3. Shri Setalwad, on behalf of the appellants, contended that the entire quantity of Benzene and Toluene purchased by the appellants including the quantity purchased by the petitioners falling under notification No. 276/67 was used by the appellants either as a reactant or as a solvent in chemical process. He further stated that after thus used, certain quantities of liquids could be recovered from the processes which had been either Benzene or Toluene, as the case may be, with considerable admixtures. He explained that such Benzene or Toluene when redistilled, the petitioners could get distilled Benzene or distilled-Toluene. His contention was that such recovered Benzene or recovered Toluene was entirely different from fresh or ordinary ones and such recovered Benzene or Toluene could be sold only at a very low price and hence they could not be compared with the Benzene or Toluene as described under tariff No. 6. Further, he explained that the appellants were not the manufacturers of Benzene or Toluene and there was no manufacturing process involved. 4. Shri Setalwad brought to our attention Rules 192, 195 and 196 of the Central Excise Rules as they were relevant in the case. Rule 192 clearly provides for the remission of duty on excisable goods other than Salt used in a specified industrial process. In this connection Shri Setalwad relied on :J. K. Cotton Spinning & Weaving Mills Co. Ltd- v. The Sales Tax Officer, Kanpur and Anr.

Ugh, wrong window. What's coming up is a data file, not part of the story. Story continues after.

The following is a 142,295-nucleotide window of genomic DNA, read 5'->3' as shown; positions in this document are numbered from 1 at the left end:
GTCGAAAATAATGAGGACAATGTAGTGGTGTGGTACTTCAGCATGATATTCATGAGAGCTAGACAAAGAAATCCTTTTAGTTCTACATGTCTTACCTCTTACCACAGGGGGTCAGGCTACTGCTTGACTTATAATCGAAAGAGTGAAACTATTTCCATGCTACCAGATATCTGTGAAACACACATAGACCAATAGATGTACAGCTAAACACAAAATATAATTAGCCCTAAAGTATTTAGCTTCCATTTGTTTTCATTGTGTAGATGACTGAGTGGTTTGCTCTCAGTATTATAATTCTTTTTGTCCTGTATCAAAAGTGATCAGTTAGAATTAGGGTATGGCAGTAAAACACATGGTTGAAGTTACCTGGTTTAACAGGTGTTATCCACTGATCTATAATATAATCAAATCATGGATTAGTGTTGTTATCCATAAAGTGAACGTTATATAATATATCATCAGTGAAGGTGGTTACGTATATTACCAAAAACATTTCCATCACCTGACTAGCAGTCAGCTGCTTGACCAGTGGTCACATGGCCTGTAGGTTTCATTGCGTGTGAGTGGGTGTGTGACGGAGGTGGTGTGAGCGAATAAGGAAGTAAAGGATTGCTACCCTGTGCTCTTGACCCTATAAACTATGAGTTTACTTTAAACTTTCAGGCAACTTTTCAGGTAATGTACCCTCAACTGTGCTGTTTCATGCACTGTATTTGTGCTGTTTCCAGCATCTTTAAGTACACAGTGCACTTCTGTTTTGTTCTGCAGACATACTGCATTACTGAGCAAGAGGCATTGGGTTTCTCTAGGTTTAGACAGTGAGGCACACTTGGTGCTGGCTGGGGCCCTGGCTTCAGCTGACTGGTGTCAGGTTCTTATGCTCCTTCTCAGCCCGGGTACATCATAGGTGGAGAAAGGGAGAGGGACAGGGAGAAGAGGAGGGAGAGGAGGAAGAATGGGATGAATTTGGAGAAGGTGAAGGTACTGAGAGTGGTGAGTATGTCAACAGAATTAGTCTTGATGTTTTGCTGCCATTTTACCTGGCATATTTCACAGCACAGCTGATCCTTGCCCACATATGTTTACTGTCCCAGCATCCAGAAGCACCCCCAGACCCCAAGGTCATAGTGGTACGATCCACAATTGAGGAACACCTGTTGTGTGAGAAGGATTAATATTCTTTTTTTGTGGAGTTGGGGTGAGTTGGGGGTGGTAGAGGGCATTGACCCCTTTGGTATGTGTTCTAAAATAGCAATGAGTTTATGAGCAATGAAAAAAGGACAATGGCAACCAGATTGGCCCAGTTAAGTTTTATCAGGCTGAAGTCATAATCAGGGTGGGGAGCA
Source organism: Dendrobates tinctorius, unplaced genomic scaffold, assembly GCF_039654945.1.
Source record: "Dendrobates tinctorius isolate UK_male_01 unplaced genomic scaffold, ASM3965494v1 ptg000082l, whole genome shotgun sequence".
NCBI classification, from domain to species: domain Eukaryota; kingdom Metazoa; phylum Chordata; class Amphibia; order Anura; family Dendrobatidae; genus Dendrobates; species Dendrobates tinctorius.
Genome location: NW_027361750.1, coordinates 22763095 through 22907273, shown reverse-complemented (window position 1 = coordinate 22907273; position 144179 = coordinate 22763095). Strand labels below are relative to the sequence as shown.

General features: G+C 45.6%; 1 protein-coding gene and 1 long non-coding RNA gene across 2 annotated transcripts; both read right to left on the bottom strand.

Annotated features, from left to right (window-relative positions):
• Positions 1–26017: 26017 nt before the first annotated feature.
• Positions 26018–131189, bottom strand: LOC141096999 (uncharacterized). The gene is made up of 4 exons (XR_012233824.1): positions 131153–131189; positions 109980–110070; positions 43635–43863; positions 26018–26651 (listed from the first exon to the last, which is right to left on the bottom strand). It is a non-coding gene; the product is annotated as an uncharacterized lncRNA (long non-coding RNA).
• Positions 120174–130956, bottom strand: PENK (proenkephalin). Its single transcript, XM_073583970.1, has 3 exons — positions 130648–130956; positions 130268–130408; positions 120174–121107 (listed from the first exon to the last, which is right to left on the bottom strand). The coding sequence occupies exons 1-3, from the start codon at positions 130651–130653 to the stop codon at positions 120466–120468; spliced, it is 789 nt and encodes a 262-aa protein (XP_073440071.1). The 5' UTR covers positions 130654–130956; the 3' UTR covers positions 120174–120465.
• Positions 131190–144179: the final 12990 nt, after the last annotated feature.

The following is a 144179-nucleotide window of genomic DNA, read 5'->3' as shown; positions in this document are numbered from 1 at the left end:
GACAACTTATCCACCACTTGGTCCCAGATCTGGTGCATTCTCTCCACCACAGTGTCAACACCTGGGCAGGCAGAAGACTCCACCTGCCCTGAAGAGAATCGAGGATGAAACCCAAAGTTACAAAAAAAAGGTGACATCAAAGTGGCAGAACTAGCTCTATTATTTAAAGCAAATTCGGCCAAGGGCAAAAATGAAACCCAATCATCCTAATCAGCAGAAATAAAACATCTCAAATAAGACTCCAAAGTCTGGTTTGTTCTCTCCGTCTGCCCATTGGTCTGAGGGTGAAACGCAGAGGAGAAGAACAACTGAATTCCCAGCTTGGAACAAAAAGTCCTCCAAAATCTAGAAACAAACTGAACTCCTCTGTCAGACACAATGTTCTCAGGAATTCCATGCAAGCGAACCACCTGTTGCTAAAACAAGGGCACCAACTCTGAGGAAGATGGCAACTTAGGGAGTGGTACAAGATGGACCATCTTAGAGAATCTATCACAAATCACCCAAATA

4. Shell-Mex. and B.P. Ltd. v. Clayton (Valuation Officer) and Anr.
1955 (j) All England Reports, Page 102. and 5. Phelps & Co. Pvt. Ltd. v. Member, Board of Revenue, West Bengal 20 Sales Tax Cases 511.